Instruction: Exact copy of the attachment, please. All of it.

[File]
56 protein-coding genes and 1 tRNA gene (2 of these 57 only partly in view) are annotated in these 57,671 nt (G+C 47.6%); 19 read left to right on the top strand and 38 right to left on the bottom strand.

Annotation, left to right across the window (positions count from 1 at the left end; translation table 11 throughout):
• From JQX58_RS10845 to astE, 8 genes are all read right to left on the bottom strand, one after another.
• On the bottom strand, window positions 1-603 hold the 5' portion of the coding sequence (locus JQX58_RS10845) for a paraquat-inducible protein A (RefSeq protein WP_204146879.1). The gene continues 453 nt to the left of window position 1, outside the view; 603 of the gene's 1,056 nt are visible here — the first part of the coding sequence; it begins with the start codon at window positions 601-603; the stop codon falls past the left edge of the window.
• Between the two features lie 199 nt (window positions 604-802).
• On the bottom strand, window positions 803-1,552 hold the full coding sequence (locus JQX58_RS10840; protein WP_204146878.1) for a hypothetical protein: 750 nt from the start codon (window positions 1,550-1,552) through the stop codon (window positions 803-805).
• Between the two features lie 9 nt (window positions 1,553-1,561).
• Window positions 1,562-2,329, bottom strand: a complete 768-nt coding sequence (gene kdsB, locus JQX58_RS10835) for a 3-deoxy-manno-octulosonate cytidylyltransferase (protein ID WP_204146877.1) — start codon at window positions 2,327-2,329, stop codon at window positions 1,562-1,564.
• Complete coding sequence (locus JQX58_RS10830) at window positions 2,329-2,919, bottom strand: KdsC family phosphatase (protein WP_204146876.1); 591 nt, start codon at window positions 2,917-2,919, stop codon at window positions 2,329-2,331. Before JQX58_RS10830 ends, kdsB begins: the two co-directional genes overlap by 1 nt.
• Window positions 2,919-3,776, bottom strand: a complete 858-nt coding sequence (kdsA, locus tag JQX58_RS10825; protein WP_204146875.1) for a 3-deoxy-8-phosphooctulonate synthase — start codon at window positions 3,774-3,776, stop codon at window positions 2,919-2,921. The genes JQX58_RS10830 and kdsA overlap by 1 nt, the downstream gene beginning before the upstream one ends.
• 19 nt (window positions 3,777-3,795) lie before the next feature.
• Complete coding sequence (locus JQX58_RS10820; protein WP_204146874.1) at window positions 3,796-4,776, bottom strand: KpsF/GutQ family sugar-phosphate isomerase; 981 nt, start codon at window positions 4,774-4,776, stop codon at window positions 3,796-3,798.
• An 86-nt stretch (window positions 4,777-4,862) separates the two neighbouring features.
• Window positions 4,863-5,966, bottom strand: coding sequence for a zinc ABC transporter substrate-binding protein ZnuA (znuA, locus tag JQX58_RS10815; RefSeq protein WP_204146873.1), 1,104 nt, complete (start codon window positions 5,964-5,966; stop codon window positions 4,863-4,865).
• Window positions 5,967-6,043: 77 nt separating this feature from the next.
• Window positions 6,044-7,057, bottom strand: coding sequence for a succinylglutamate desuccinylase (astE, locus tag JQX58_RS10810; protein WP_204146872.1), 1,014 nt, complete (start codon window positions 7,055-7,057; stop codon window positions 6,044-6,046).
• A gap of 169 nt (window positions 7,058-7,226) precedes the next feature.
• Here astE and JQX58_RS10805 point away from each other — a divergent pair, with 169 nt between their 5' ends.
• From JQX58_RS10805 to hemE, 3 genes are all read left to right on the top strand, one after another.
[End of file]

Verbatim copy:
56 protein-coding genes and 1 tRNA gene (2 of these 57 only partly in view) are annotated in these 57,671 nt (G+C 47.6%); 19 read left to right on the top strand and 38 right to left on the bottom strand.

Annotation, left to right across the window (positions count from 1 at the left end; translation table 11 throughout):
• From JQX58_RS10845 to astE, 8 genes are all read right to left on the bottom strand, one after another.
• On the bottom strand, window positions 1-603 hold the 5' portion of the coding sequence (locus JQX58_RS10845) for a paraquat-inducible protein A (RefSeq protein WP_204146879.1). The gene continues 453 nt to the left of window position 1, outside the view; 603 of the gene's 1,056 nt are visible here — the first part of the coding sequence; it begins with the start codon at window positions 601-603; the stop codon falls past the left edge of the window.
• Between the two features lie 199 nt (window positions 604-802).
• On the bottom strand, window positions 803-1,552 hold the full coding sequence (locus JQX58_RS10840; protein WP_204146878.1) for a hypothetical protein: 750 nt from the start codon (window positions 1,550-1,552) through the stop codon (window positions 803-805).
• Between the two features lie 9 nt (window positions 1,553-1,561).
• Window positions 1,562-2,329, bottom strand: a complete 768-nt coding sequence (gene kdsB, locus JQX58_RS10835) for a 3-deoxy-manno-octulosonate cytidylyltransferase (protein ID WP_204146877.1) — start codon at window positions 2,327-2,329, stop codon at window positions 1,562-1,564.
• Complete coding sequence (locus JQX58_RS10830) at window positions 2,329-2,919, bottom strand: KdsC family phosphatase (protein WP_204146876.1); 591 nt, start codon at window positions 2,917-2,919, stop codon at window positions 2,329-2,331. Before JQX58_RS10830 ends, kdsB begins: the two co-directional genes overlap by 1 nt.
• Window positions 2,919-3,776, bottom strand: a complete 858-nt coding sequence (kdsA, locus tag JQX58_RS10825; protein WP_204146875.1) for a 3-deoxy-8-phosphooctulonate synthase — start codon at window positions 3,774-3,776, stop codon at window positions 2,919-2,921. The genes JQX58_RS10830 and kdsA overlap by 1 nt, the downstream gene beginning before the upstream one ends.
• 19 nt (window positions 3,777-3,795) lie before the next feature.
• Complete coding sequence (locus JQX58_RS10820; protein WP_204146874.1) at window positions 3,796-4,776, bottom strand: KpsF/GutQ family sugar-phosphate isomerase; 981 nt, start codon at window positions 4,774-4,776, stop codon at window positions 3,796-3,798.
• An 86-nt stretch (window positions 4,777-4,862) separates the two neighbouring features.
• Window positions 4,863-5,966, bottom strand: coding sequence for a zinc ABC transporter substrate-binding protein ZnuA (znuA, locus tag JQX58_RS10815; RefSeq protein WP_204146873.1), 1,104 nt, complete (start codon window positions 5,964-5,966; stop codon window positions 4,863-4,865).
• Window positions 5,967-6,043: 77 nt separating this feature from the next.
• Window positions 6,044-7,057, bottom strand: coding sequence for a succinylglutamate desuccinylase (astE, locus tag JQX58_RS10810; protein WP_204146872.1), 1,014 nt, complete (start codon window positions 7,055-7,057; stop codon window positions 6,044-6,046).
• A gap of 169 nt (window positions 7,058-7,226) precedes the next feature.
• Here astE and JQX58_RS10805 point away from each other — a divergent pair, with 169 nt between their 5' ends.
• From JQX58_RS10805 to hemE, 3 genes are all read left to right on the top strand, one after another.